Back in 1758 the Society set up a "Magdalen Hospital for Penitent Prostitutes". The original advert they posted is quite a read:
"The miserable condition of common prostitutes, and the ruin they spread around, much raise compassion and horror in every humane mind; in order therefore to put some stop to that torrent of distemper, vice and villainy, which sweeps away multitudes of both sexes, the Society's medal in gold will be given for a plan ... for the effectual establishment of a charity house, or charity houses, to receive and employ such common prostitutes as are desirous to forsake their evil courses, and are inclinable to put themselves into a way of life, which, by a mixture of piety and useful industry, will in a few years render them worthy members of the community."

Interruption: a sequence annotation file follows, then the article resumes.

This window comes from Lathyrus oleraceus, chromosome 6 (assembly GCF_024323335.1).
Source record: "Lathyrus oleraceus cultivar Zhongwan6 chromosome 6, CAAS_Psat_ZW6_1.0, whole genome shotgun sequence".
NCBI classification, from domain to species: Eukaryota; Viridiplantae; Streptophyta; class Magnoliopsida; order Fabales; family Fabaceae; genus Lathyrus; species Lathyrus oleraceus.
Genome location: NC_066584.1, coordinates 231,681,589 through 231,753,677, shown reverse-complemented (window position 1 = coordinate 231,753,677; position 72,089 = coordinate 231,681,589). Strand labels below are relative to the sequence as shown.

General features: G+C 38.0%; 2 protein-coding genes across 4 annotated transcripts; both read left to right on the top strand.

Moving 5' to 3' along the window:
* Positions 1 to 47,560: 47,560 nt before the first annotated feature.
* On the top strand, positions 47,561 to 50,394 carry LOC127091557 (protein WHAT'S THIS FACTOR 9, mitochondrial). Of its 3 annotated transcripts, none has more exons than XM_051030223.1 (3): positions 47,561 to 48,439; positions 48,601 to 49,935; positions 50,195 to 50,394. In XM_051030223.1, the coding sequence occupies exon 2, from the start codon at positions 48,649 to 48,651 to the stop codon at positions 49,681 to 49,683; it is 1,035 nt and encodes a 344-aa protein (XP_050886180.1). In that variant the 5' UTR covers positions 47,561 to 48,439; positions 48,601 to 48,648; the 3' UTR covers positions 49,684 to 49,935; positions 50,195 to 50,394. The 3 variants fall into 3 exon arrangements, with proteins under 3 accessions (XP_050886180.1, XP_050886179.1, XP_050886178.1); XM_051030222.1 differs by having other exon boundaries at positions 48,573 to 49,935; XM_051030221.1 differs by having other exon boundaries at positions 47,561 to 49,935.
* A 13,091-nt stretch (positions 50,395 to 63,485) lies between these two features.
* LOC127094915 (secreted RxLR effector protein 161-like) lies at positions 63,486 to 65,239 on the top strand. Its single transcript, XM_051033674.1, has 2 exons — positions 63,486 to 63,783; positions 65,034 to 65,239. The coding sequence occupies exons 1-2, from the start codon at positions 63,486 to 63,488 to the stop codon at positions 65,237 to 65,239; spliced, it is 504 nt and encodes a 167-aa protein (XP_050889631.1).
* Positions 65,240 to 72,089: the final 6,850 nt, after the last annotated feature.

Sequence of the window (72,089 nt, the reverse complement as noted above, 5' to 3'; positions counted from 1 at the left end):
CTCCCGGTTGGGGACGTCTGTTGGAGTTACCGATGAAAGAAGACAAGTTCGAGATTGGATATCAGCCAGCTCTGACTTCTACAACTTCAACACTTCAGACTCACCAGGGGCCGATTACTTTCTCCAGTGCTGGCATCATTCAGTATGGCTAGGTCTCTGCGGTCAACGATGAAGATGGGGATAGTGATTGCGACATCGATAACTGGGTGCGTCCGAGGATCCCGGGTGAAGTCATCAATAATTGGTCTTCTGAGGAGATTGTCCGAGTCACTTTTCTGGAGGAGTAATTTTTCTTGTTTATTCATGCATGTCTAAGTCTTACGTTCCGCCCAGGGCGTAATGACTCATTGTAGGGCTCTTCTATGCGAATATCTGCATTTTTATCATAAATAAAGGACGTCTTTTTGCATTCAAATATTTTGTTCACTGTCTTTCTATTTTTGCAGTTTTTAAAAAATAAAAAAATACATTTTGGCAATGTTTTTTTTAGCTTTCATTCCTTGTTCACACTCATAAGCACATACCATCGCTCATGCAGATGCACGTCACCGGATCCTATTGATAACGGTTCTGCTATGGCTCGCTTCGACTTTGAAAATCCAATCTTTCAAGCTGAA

The Magdalen Hospital from 1778 also admitted "victims of seduction" for moral correction, and it lasted until the 1930s. Inmates were organised into wards based on behaviour, and were only known by their first names. They wore a uniform and their correspondence was inspected by the matrons.
The member of the Society who proposed the initiative was the merchant and philanthropist Jonas Hanway (incidentally, the person who introduced the umbrella to Britain).